I have 3 mated pairs of angelfish in a 75-gallon tank. They all fit in just about right. But it wasn’t always like this. Angelfish were one of my first fish, alongside guppies and goldfish. Back then, I kept all of them in the same 30-gallon tank. As you can clearly tell, I had no idea about space needs and compatibility. So, to help beginners not make the same mistakes that I made, I’m writing this article today on how many angelfish in a 55-gallon tank.
Stick around because we will be rolling out more articles on angelfish numbers and tank sizes.
Now, let’s begin without any further ado!
How Many Angelfish In A 55-Gallon Tank?
You can keep around 4-5 mid-sized angelfish in a 55-gallon tank. An adult fish needs at least 10 gallons of water to live and swim comfortably. So, don’t stock more than 4-5 in a 55-gallon tank.
But if you’re just starting out in the hobby, I’d strongly suggest adding only 2 angelfish initially. Once you get comfortable and work your way around it, you can gradually increase the number to 6.
We often tend to forget that angelfish are cichlids. But these fish are just as aggressive and territorial as any other feisty cichlid species, if not more.
Angelfish need plenty of space in the tank to claim their territory and swim around. Their anger gets even worse when they try to find a mate and care for their eggs.
Therefore, it’s best to stick to the lower numbers as much as possible with these fish.
What’s The Minimum Tank Size For Angelfish?
The rule of thumb for American freshwater angelfish is 10 gallons for each fish. So, you need a minimum of 20 gallons to keep a pair. However, I’d recommend getting a 29-gallon tank for two fish, so they have plenty of space to swim around.
If you want to keep a small school of angelfish, you will at least need an 80-gallon tank.
There’s a misconception that you should calculate the number of fish by the gallon per inch rule. But this is wrong on so many levels. It’d be foolish to add 2 10-inch angelfish in a 20-gallon tank. Or imagine keeping a 12-inch oscar in a 12-gallon tank.
Veteran aquarist Dick Mills in his book You And Your Aquarium has stated that tropical fish need a minimum of 12 square inches of surface area per inch of the fish.
How To Calculate Tank Size For Angelfish?
For this calculation, we will follow the rule set by acclaimed aquarist Dick Mills – 12 square inches of surface area per inch of the fish.
So, let’s begin!
- Step 1: Calculate the tank’s total surface area by measuring the width and length and multiplying the two. You don’t need to calculate height.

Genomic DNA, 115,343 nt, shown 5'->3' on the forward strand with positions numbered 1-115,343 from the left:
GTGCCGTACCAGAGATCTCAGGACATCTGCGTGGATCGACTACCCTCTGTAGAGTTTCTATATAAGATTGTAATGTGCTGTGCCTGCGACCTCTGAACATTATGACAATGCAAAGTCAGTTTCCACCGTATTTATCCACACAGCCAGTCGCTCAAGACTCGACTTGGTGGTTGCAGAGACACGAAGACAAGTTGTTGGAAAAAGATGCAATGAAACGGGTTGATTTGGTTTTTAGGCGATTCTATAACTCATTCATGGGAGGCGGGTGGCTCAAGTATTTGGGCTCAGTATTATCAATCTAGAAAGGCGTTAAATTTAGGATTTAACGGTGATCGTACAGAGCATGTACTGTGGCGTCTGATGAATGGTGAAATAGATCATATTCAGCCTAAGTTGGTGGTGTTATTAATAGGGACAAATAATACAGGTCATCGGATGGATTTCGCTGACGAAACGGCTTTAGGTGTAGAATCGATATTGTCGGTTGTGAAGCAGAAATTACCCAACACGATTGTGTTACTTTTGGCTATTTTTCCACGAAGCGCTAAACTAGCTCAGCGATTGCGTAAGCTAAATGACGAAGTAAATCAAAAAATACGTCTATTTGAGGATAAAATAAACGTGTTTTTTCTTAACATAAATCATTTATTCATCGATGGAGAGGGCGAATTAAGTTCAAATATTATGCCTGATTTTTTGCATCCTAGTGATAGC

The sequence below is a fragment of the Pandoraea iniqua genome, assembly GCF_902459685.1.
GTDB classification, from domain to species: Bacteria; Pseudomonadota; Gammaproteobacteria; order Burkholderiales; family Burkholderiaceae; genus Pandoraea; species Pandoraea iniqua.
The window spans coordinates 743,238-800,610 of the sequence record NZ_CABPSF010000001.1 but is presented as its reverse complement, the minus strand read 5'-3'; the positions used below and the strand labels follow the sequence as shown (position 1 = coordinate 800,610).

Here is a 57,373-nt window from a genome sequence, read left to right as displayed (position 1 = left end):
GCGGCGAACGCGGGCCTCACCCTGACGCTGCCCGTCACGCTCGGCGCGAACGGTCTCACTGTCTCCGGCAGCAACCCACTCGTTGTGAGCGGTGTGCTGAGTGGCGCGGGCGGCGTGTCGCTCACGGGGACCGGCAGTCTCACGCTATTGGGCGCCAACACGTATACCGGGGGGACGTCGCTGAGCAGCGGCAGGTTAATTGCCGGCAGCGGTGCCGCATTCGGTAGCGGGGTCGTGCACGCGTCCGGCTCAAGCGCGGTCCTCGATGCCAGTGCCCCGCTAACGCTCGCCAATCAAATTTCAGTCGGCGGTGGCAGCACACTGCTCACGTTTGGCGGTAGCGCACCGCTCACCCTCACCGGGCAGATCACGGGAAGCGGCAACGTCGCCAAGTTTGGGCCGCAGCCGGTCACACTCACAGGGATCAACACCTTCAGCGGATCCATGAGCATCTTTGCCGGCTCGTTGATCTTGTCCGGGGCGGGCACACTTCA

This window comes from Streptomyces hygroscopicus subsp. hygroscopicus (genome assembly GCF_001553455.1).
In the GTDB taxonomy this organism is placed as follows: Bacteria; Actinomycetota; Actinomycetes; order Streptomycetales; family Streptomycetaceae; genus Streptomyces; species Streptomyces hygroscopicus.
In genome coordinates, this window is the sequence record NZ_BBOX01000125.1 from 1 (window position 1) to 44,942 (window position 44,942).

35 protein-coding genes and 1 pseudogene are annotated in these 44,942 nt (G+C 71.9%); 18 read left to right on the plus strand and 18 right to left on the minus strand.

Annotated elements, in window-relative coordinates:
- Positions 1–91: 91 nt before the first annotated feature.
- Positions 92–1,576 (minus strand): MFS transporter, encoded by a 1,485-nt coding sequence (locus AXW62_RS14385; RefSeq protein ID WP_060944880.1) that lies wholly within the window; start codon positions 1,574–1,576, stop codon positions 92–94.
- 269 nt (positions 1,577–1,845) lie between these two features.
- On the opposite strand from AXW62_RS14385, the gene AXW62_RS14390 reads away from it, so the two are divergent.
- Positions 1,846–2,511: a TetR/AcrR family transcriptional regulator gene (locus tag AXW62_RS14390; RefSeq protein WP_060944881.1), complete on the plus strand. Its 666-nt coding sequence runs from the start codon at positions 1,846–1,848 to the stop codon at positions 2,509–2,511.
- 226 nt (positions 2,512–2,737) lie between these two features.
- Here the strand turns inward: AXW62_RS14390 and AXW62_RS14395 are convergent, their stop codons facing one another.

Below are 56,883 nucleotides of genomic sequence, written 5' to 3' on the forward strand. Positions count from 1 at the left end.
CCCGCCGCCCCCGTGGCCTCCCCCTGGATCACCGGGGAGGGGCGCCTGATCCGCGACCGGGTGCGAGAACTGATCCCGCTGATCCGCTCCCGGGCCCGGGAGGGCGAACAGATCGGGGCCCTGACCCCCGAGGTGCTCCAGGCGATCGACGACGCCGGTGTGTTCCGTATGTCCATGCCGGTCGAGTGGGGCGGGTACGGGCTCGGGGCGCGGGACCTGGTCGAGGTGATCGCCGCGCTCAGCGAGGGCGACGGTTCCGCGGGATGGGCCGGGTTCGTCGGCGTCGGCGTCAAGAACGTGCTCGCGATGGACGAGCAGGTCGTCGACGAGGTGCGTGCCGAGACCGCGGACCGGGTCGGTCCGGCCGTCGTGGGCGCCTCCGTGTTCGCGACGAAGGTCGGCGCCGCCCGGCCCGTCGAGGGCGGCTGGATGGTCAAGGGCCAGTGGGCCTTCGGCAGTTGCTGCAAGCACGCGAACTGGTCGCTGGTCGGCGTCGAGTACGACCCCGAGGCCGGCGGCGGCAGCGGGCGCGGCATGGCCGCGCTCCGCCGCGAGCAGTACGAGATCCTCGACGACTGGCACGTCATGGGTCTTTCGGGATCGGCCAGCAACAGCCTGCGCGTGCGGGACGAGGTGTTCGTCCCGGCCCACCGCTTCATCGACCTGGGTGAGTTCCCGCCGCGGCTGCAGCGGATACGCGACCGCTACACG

(Length x Width) = surface area
- Step 2: Now calculate how many inches of angelfish your tank can hold by dividing the surface area by1 12. For midrange tropical fish like angelfish, you will need to allocate 12 square inches of space per inch of the fish.
Surface area/12 = total inches of angelfish the tank can hold
- Step 3: Finally, calculate how many angelfish the tank can hold by dividing the above answer by 12, the average height of an adult angelfish.
Total inches of angelfish/12 = the total number of angelfish the tank can hold.
Let’s look at a quick example of a 35-gallon tank that is 24 inches long and 12 inches wide.
Surface area= 24 x 12 = 288
Total inches of angelfish the tank can hold = 288/12 = 24
Total number of angelfish the tank can hold = 24/2 = 2
So, a 35-gallon tank can house 2 angelfish.
Based on the above formula, here’s the calculation for different surface areas:
|300 square inches
|450 square inches
|600 square inches
|800 square inches
|1000 square inches
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What’s The Ideal Tank Size For Angelfish Fry?
For angelfish fry, you’d want to get a 10-20 gallon tank. More than the tank’s size, you should be attentive to the tank’s environment. If the tank is too big, the tiny fry will have difficulty finding food.
The temperature should be around 75-82°F (24-28°C), and the pH range should be about 6.8-8.5.
I’d say to leave the tank bare as the fry will have a hard time finding food on the substrate. And lastly, don’t forget to install a sponge filter, so they don’t end up getting sucked in.
How Many Angelfish Are People Keeping In A 55-Gallon Tank?
While researching for this piece, I rummaged through at least a dozen different forums searching for real answers from real hobbyists. And boy was I surprised! The response to “how many angelfish in a 55-gallon tank” differed from one person to other.